The Battle (TNG Rewatch, Season 1, Episode 8)

I’m rewatching Star Trek: The Next Generation after a 20-year break. Apparently I missed this episode; I must have seen clips elsewhere, because I remember the premise.

A Ferengi set on revenge tricks Picard into lowering the Enterprise’s shields and unceremoniously beams him into space.

Uh, no, actually the Ferengi plan involves finding a derelict starship Picard abandoned nine years ago and slipping a beach-ball sized “thought maker” into his personal effects, so that when he stops by his old cabin and gets a headache he can’t finish packing, so his uninspected trunk is brought to his quarters on the Enterprise, where opening the lid tips over a bucket, causing a marble to flip a little man into a tub, in which Picard re-enacts the Battle of Maxia and triggers the jittery vengeful descent of a little plastic cage.

While this wasn’t a strong episode, I enjoyed seeing the chemistry between Picard and Dr. Crusher.  Seeing Riker beaming with pride while describing the “Picard Maneuver” was memorable.  I think the scene would have worked better if Picard hadn’t been there — he’s clearly uncomfortable, and Riker looks like he’s sucking up. At any rate I enjoyed Stewart’s believable, subtle portrayal of a Picard who is off his game — having headaches, losing his train of thought, even calling his officers by the wrong names.

In order to pantomime the position of the Stargazer, Picard uses a pen-like device. Props to the prop folks for showing him working with a table full of random devices elsewhere in the episode, though it’s still obvious they just decided they needed an object for Picard to manipulate in the air to illustrate his tactics lecture.

Twice Wesley bursts onto the scene with a random bit of exposition. The first time, Picard scolds him for delivering his news to the bridge in person, rather than going through proper channels; the second time, his technobabble is exactly what Troi needs to confirm her suspicions that Picard is under external influence. In front of Wesley, she tells Crusher that they need to conceal this information from the captain and tell the first officer instead. That’s a rather important conspiratorial call to make in front of a civilian.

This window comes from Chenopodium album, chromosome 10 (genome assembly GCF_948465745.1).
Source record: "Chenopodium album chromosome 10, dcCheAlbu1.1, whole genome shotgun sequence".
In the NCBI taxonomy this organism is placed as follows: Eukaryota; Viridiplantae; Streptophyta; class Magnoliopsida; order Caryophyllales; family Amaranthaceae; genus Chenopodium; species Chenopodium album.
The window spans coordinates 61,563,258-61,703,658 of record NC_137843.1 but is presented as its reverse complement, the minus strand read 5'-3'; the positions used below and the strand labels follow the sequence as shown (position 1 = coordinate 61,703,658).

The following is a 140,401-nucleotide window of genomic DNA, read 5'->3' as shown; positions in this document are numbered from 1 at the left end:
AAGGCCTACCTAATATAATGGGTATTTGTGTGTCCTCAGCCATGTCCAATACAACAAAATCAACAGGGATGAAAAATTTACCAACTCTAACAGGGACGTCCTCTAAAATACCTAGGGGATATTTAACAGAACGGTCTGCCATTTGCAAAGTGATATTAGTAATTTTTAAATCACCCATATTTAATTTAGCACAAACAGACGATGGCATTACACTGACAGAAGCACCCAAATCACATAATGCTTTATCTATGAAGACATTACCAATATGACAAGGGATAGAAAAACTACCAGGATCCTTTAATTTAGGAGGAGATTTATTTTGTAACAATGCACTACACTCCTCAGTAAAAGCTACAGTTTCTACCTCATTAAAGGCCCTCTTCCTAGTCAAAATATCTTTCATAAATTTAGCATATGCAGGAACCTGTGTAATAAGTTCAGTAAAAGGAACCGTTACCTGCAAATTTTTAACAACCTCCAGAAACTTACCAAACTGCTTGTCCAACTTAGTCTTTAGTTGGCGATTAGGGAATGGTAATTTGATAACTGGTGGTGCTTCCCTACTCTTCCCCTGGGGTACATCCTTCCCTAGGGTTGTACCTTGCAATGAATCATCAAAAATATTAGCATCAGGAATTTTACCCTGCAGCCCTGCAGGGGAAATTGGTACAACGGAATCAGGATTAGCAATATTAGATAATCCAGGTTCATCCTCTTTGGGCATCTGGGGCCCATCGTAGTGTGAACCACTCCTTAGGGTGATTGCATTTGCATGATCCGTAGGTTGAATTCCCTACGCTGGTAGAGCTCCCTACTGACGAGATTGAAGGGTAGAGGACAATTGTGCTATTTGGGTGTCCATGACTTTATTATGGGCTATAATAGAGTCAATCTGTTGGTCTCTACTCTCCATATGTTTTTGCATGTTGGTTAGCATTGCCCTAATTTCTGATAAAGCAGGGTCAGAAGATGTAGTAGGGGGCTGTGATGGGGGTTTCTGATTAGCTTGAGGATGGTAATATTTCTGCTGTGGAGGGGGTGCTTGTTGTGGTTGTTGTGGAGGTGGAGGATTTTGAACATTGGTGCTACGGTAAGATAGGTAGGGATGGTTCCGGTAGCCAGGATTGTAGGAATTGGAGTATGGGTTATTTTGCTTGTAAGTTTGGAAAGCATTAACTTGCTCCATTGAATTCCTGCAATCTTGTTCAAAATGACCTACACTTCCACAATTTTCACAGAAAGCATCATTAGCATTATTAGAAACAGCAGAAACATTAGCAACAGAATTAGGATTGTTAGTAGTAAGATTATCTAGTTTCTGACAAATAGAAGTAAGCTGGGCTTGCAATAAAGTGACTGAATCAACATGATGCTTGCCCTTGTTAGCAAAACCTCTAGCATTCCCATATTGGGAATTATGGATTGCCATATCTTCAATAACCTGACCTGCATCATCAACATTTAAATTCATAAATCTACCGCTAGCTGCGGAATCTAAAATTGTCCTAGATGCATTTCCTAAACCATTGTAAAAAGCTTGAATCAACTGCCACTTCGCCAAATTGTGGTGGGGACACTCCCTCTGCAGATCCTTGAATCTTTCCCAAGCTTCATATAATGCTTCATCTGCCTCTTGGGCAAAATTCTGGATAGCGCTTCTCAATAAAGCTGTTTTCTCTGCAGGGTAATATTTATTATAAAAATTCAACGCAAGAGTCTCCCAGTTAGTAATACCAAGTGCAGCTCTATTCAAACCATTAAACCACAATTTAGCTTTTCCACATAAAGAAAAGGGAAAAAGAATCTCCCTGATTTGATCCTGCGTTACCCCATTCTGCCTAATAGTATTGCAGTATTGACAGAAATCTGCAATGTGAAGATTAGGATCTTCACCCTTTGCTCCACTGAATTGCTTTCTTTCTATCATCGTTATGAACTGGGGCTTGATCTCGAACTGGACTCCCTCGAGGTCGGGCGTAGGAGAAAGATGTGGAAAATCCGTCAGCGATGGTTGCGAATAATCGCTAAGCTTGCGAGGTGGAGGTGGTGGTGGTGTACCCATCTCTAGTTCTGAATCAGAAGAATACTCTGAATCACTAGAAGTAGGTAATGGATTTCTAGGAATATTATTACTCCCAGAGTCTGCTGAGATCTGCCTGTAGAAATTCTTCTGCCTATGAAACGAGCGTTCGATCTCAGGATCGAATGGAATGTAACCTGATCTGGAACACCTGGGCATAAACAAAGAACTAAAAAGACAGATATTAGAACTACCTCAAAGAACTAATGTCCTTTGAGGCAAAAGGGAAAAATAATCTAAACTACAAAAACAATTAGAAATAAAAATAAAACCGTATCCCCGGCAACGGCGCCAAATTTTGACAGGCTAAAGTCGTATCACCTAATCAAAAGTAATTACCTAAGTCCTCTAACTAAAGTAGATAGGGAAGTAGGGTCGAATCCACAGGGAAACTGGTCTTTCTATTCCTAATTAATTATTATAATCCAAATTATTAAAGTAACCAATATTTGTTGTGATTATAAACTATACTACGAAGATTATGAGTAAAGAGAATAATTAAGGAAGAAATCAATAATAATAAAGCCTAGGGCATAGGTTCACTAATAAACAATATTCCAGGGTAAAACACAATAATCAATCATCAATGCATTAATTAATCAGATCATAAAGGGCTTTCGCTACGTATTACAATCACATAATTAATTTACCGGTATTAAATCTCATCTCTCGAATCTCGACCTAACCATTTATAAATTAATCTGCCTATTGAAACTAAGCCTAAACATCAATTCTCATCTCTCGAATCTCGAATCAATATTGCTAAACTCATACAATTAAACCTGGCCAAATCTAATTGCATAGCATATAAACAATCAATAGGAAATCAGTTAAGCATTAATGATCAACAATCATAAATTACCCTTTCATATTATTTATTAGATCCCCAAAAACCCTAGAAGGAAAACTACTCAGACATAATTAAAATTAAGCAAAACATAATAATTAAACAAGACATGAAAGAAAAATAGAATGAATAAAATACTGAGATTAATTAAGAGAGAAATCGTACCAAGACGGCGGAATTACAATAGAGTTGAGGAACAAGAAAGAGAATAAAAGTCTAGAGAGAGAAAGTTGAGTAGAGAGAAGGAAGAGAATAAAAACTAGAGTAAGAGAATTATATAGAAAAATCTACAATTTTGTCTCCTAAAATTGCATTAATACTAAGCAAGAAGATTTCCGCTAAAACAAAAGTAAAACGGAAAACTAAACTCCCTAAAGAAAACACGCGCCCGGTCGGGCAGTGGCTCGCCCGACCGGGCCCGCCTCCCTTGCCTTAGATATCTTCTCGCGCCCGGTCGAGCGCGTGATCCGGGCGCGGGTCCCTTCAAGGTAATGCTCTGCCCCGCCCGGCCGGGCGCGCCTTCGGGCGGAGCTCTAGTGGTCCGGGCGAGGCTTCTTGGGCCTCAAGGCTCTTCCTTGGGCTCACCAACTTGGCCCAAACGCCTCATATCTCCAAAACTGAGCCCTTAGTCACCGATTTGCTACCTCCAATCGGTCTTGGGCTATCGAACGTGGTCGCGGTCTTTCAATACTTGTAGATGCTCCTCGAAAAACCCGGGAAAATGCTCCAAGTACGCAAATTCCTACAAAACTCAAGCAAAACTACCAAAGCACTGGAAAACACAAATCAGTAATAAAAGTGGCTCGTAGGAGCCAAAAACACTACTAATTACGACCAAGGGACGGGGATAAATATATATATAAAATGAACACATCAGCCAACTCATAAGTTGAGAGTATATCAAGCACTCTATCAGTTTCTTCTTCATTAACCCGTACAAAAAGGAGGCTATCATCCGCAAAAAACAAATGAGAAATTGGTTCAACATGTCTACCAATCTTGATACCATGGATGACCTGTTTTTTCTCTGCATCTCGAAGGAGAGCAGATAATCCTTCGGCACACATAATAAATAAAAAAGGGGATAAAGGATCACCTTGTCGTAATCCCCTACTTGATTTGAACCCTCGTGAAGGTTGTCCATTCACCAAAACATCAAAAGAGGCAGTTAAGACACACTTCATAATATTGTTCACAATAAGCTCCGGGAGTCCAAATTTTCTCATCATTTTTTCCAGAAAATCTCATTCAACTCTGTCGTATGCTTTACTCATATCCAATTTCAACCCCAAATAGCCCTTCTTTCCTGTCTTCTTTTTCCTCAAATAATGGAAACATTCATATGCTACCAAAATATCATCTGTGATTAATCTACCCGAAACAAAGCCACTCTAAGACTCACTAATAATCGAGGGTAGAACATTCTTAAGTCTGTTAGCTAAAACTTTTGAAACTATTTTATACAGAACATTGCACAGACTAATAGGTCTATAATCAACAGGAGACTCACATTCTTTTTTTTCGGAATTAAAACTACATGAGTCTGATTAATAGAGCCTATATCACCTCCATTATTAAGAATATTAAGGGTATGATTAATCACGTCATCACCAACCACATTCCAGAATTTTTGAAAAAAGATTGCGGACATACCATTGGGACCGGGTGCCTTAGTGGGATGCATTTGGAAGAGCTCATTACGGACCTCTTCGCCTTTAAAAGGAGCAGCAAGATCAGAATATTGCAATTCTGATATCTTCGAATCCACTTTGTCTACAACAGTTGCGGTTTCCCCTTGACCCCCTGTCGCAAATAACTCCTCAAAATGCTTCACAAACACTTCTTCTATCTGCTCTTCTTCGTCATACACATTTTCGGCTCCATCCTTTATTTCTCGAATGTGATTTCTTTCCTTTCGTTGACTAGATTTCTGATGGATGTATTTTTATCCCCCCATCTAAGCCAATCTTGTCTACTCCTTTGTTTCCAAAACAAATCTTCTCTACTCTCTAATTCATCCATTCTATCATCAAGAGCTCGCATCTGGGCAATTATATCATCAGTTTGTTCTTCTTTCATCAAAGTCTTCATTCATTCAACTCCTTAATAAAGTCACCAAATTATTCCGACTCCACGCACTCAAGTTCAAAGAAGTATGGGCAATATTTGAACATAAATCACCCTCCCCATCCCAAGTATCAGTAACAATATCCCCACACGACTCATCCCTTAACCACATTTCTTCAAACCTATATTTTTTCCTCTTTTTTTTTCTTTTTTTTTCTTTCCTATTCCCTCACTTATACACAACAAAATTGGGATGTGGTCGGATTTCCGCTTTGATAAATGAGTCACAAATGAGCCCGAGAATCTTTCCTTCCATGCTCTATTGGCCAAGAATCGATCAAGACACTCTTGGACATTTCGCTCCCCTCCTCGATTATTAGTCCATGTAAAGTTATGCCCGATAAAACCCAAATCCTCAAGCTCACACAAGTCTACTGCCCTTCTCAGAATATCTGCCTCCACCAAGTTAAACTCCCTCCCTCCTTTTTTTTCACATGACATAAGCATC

I’m puzzled by a few things.

Was turning over the Stargazer with its faked logs the official Ferengi plan, and Damon Bok mucked it up by using the illegal “thought maker” devices?

There are a lot of dots to connect, but Picard seems a bit slow on the uptake.

First the crew learns that an unidentified Constellation class starship is en route.

Then the Ferengi greet Picard as “the Hero of Maxia,” which, with a little audience-friendly exposition from Data, Picard understands as a reference to the battle that forced him to abandon a Constellation-class vessel.

That is the very ship Picard has been dreaming about for three nights, he later tells Dr. Crusher.

If these dreams about Picard reliving events on the Stargazer started before the unidentified Constellation-class vessel appeared out of nowhere, and before the Ferengi mentioned the battle in which Picard abandoned a Constellation-class vessel, then our good captain is pretty slow to connect the dots.

Wasn’t Crusher’s husband an officer on the Stargazer? If teenaged Wesley was old enough to remember Picard returning his father’s body, and Picard abandoned the Stargazer 9 years ago, the timeline suggests the “Battle of Maxia” happened not too long after Jack Crusher died.  Wouldn’t going on an away mission to her late husband’s ship have prompted at least a comment from Beverly?

With all this going on, complicated by the necessity to inform the audience about the “Picard Maneuver” (a faster-than-light defensive tactic that Picard improvised during the battle, and that is now a textbook Federation maneuver), the investigation into Picard’s supposed confession is just another layer of digression in an overly complicated script.

Having said all that, because I had never seen the full episode before, I enjoyed the performances.